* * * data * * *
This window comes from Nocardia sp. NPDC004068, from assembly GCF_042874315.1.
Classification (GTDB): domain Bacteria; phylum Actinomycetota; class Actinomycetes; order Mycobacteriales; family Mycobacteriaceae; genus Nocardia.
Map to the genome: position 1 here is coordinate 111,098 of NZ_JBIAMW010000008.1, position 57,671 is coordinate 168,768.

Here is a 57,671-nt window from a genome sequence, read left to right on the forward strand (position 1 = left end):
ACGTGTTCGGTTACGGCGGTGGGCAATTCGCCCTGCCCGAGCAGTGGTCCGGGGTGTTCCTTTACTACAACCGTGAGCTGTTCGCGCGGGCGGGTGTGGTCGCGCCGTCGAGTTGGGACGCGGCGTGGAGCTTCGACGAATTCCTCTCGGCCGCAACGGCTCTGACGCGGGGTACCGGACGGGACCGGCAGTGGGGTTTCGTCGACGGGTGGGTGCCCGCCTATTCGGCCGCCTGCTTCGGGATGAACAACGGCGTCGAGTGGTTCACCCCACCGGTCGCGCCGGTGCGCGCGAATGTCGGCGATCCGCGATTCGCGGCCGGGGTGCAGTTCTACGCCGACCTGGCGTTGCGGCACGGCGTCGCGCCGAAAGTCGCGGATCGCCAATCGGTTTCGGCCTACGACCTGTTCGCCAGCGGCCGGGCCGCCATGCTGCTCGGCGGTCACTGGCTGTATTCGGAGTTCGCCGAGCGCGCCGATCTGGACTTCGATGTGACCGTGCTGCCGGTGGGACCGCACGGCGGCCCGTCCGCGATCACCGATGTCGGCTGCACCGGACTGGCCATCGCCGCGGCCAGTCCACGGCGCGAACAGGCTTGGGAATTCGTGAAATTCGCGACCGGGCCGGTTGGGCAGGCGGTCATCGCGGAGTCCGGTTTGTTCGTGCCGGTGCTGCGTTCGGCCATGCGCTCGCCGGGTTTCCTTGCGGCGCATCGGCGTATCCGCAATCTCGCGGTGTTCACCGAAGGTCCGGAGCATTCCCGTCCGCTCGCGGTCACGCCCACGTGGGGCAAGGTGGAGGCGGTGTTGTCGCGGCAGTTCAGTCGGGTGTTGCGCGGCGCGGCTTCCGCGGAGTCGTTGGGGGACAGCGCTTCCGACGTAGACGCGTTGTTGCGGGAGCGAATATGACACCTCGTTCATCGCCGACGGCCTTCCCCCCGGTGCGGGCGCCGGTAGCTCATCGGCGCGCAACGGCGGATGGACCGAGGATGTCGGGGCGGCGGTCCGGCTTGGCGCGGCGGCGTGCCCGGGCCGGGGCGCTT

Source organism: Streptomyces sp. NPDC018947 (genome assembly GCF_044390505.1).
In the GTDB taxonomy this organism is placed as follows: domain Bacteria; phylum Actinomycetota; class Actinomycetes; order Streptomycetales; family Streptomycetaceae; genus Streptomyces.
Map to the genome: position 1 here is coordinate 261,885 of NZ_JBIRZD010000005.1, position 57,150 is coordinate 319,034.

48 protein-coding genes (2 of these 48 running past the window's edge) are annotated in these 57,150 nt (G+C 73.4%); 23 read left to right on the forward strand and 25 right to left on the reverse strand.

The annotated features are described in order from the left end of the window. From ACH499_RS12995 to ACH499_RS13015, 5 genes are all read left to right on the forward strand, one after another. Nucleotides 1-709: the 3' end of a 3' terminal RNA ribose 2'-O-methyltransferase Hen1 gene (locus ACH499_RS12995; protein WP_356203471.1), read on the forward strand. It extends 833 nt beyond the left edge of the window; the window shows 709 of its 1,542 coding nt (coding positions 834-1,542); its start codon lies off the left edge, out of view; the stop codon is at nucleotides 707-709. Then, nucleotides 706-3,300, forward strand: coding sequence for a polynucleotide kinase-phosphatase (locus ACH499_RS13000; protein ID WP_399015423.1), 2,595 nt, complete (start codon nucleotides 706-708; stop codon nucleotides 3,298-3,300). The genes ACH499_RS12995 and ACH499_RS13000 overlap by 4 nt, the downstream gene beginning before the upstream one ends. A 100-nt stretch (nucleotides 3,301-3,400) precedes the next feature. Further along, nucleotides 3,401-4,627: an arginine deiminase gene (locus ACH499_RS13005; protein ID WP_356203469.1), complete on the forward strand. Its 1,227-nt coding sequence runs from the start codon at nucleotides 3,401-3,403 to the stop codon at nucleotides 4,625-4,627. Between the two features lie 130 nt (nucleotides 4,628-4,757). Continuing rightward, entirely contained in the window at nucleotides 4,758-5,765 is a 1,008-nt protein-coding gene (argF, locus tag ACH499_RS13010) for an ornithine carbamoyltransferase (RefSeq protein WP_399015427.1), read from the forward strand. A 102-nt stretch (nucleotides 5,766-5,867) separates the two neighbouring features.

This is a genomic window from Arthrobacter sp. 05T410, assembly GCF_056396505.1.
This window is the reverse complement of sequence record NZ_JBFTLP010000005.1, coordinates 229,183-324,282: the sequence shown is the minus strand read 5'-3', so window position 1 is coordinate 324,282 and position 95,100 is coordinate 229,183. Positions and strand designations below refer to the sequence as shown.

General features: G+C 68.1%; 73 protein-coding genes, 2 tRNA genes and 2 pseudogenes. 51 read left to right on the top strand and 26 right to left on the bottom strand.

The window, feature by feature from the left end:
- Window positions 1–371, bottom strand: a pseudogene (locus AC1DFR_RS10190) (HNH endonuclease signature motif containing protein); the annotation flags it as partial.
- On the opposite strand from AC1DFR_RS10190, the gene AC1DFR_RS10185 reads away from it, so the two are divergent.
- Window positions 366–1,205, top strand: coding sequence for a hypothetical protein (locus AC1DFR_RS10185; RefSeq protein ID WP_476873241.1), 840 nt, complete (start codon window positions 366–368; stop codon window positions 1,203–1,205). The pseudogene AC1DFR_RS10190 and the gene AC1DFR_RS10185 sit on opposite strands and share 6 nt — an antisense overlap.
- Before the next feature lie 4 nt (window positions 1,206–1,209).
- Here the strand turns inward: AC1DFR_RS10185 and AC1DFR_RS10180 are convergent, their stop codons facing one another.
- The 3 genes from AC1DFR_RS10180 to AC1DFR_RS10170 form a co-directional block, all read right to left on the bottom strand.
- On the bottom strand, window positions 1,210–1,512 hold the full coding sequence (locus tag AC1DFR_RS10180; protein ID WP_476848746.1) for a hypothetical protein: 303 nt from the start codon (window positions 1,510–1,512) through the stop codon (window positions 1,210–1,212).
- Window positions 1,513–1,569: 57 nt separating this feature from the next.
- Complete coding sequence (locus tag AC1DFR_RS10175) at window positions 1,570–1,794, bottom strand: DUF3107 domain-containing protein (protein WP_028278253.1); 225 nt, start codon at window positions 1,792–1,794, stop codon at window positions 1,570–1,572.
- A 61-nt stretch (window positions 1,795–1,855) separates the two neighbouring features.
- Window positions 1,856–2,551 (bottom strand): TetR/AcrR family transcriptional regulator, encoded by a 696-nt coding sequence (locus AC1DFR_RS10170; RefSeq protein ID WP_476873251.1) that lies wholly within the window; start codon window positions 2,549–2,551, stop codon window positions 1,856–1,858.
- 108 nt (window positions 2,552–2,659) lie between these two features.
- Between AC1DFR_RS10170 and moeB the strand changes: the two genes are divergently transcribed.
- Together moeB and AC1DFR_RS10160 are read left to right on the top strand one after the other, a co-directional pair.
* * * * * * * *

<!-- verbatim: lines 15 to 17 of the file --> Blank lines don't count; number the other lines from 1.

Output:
- Window positions 1–371, bottom strand: a pseudogene (locus AC1DFR_RS10190) (HNH endonuclease signature motif containing protein); the annotation flags it as partial.
- On the opposite strand from AC1DFR_RS10190, the gene AC1DFR_RS10185 reads away from it, so the two are divergent.
- Window positions 366–1,205, top strand: coding sequence for a hypothetical protein (locus AC1DFR_RS10185; RefSeq protein ID WP_476873241.1), 840 nt, complete (start codon window positions 366–368; stop codon window positions 1,203–1,205). The pseudogene AC1DFR_RS10190 and the gene AC1DFR_RS10185 sit on opposite strands and share 6 nt — an antisense overlap.